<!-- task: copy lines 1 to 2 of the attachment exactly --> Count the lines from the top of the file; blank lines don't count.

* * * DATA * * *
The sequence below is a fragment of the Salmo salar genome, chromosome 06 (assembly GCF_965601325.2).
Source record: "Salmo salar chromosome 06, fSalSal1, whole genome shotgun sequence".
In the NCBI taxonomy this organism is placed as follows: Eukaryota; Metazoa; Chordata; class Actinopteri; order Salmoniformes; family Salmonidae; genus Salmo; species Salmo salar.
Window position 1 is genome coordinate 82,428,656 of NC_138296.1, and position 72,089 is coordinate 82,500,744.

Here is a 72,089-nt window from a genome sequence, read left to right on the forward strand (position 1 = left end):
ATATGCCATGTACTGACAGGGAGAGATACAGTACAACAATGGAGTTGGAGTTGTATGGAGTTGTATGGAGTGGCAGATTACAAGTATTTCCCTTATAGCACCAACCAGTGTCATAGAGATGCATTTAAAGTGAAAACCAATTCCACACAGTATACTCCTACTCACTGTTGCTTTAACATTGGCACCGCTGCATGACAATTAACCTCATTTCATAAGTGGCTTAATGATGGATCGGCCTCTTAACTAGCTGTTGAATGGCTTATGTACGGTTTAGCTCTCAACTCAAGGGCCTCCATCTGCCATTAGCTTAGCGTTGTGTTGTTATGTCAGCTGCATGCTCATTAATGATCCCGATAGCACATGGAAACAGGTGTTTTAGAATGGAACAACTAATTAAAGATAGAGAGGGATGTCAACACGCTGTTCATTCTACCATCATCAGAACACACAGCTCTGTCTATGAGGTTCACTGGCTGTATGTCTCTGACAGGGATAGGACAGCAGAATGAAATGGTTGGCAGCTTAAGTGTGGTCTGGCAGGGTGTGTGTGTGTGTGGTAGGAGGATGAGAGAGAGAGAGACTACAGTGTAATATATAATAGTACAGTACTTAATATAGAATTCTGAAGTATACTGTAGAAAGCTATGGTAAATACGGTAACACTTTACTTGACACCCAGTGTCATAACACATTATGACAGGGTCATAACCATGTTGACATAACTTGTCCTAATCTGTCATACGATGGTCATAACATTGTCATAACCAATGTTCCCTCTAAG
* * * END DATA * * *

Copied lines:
The sequence below is a fragment of the Salmo salar genome, chromosome 06 (assembly GCF_965601325.2).
Source record: "Salmo salar chromosome 06, fSalSal1, whole genome shotgun sequence".